Leena Po is accustomed to serving meals for a crowd. Even so, she’s not sure what to expect when the crowd numbers more than 60,000 arriving from far-flung corners of the world.
Po, manager of Bemidji State University’s Lower Union food court, has traveled to Beijing as a food service manager for the 2008 Summer Games. She is one of a staff of 7,000 international chefs, managers and employees, including 700 local Chinese managers. Her employer, Aramark Corp., plans to serve 3.5 million meals over 60 days to feed athletes, coaches, staff and media for the Olympic and Paralympic games. This is the 14th time Aramark has won a food service contract for the Olympic games.
“I’m excited to see how they put together such a big event in a short timeframe,” says Po, who has been assigned to the media village and will share an apartment with another manager from Puerto Rico.
This is Po’s first Olympic experience, but she arrives in Bejing with at least one advantage. Raised in Malaysia, she speaks Mandarin Chinese and is fluent in three Chinese dialects – Hainan, Cantonese and Hokkien. She also understands, although she doesn’t speak, two other Chinese dialects — Hakka and Tehchen. In addition, she speaks English and Malay, the native language of Malaysia, where she grew up in a multilingual family. Her grandparents, who moved from China to live with the family, spoke only Hainan. Po attended a Chinese school in Malaysia, where she spoke Mandarin, but learned the Hokkien dialect from her Chinese friends who preferred that dialect in social conversations.
“It was easy as a kid,” says Po about learning so many dialects. “At the dinner table, I’d speak to my sister in Mandarin then turn to speak Hainan to my grandparents. You had to learn the language if you wanted to talk with them.”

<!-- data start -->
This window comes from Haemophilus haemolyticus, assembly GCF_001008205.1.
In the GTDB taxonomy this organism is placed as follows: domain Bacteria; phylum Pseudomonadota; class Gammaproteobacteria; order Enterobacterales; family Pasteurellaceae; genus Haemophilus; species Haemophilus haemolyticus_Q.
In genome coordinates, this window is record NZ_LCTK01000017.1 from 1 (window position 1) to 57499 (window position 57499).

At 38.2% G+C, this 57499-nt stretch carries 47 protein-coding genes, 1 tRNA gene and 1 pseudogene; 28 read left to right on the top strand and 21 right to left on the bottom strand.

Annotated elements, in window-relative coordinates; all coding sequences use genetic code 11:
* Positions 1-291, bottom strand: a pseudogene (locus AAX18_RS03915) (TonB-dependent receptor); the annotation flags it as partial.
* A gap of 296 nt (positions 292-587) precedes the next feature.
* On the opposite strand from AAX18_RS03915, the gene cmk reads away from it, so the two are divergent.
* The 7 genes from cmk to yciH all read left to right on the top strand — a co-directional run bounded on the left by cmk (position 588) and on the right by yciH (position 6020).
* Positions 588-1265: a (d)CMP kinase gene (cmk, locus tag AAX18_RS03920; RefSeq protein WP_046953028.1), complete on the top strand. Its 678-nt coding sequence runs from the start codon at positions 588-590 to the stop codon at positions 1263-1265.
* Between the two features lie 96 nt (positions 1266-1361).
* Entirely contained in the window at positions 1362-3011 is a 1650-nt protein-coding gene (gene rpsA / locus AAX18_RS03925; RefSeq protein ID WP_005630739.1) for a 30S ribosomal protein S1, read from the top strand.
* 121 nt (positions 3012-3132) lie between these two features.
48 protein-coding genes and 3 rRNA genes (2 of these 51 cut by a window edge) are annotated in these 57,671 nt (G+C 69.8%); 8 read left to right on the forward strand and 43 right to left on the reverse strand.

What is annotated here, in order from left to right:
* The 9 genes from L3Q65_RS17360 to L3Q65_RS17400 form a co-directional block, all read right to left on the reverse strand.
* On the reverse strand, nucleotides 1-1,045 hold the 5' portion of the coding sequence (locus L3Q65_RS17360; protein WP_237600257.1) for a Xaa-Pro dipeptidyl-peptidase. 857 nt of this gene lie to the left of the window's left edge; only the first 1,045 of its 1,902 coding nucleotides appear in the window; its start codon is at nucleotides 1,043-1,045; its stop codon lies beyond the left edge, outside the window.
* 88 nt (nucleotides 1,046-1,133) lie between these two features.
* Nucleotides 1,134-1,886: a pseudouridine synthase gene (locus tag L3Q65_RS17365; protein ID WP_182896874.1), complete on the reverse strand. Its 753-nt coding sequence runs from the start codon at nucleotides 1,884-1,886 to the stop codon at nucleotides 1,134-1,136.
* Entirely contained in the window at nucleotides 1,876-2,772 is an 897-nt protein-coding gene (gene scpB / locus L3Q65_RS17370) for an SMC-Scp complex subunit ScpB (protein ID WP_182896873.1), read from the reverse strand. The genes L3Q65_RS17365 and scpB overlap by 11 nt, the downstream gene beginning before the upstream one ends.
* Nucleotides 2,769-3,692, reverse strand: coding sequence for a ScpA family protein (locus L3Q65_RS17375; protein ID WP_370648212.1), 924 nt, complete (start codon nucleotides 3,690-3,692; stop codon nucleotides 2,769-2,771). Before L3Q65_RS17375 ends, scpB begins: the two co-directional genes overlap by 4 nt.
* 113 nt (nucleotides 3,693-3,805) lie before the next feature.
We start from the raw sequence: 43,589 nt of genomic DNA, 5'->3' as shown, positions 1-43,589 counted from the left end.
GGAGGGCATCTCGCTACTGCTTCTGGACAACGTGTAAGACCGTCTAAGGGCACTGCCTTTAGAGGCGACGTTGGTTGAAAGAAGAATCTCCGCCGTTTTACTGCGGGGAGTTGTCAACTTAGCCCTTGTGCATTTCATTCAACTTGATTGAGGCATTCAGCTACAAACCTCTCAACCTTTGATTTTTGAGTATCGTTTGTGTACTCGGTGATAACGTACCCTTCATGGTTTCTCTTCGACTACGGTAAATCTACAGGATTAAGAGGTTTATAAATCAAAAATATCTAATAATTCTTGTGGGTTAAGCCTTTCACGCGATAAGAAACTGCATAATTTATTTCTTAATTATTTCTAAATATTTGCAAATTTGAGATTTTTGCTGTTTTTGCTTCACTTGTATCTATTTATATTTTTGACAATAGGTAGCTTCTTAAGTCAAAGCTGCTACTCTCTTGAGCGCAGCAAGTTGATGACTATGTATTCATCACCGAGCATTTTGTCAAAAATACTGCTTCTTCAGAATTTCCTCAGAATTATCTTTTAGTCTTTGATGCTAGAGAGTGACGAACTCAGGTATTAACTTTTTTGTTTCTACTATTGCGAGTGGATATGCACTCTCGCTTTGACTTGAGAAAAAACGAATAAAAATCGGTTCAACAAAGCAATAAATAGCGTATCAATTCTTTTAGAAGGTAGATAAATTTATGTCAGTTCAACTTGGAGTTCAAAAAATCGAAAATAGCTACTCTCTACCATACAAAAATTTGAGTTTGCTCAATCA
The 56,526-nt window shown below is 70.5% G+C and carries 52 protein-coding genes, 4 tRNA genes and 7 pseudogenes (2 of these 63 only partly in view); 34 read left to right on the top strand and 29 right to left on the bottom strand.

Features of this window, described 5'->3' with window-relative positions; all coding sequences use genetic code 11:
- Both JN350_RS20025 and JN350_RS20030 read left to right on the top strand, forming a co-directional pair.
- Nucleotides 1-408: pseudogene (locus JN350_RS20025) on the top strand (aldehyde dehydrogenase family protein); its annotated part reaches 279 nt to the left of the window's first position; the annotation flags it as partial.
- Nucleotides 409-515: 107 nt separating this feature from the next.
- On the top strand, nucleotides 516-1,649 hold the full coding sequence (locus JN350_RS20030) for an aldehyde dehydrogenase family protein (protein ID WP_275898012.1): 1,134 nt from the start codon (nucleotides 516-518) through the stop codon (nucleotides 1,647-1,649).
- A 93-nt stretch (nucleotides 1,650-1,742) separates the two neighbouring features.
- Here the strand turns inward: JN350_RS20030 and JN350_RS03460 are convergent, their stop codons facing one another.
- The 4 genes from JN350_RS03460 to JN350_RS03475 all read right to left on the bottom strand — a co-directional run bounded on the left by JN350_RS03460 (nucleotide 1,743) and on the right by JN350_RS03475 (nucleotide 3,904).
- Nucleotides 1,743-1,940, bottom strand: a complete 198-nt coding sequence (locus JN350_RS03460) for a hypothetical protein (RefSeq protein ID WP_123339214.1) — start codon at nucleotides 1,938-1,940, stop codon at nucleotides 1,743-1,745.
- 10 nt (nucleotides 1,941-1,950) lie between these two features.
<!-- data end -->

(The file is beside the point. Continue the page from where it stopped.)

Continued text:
To keep her language skills fresh, Po practices her Malay and Chinese with Bemidji State’s Malaysian exchange students. She also reads a daily Chinese newspaper online, visits other Chinese websites and keeps in touch with her Malaysian friends and family.
Po came to the U.S. in 1994 to attend Winona State University, where she graduated two years later with a degree in business administration. While in school, she also worked with Aramark’s on-campus dining services as a student representative. She hadn’t intended to stay in the U.S., but submitted her resume to Aramark on a whim while attending a college job fair. She’s been an Aramark employee ever since, first at Moorhead State and then at Bemidji State where she started in 1999. Although she treks home to Malaysia each year, she no longer plans to move back permanently. She prefers the Minnesota climate.
“Winter is my favorite season,” says Po, who saw her first snowfall as a student in Winona and now can’t imagine life without it. “I love the cold weather.”
Po has been to China twice before, but never to Beijing. She plans to visit an uncle who lives near Beijing, as well as China’s iconic landmarks, including Tiananmen Square, the Temple of Heaven and the Forbidden City. If her schedule allows – and she can get a ticket – she also hopes to attend an Olympic gymnastics, diving or volleyball event — or maybe a badminton match, a popular sport in Malaysia where she remembers staying up all night as a kid to watch major tournaments on TV.
She is also eager to sample the local Chinese foods and observe how different chefs prepare a wide variety of menus to satisfy an international palate. She doesn’t often cook in her job as a food service manager, but enjoys cooking at home and posts a blog of favorite recipes, most of which she invents, combining concepts of Malaysian, Chinese and American cooking to create one-of-a-kind dishes. Her favorite books are cookbooks, although she admits that she rarely follows a recipe. She prefers to improvise and expects to return from Beijing with some new ideas.
“The whole experience will be fun and challenging,” says Po who looks forward to working with her Chinese colleagues and others who come from around the globe. “I expect it will be busy.”
To follow Po’s adventure in Beijing, check out her photo postings – one new photo each day – at www.leenapo.com.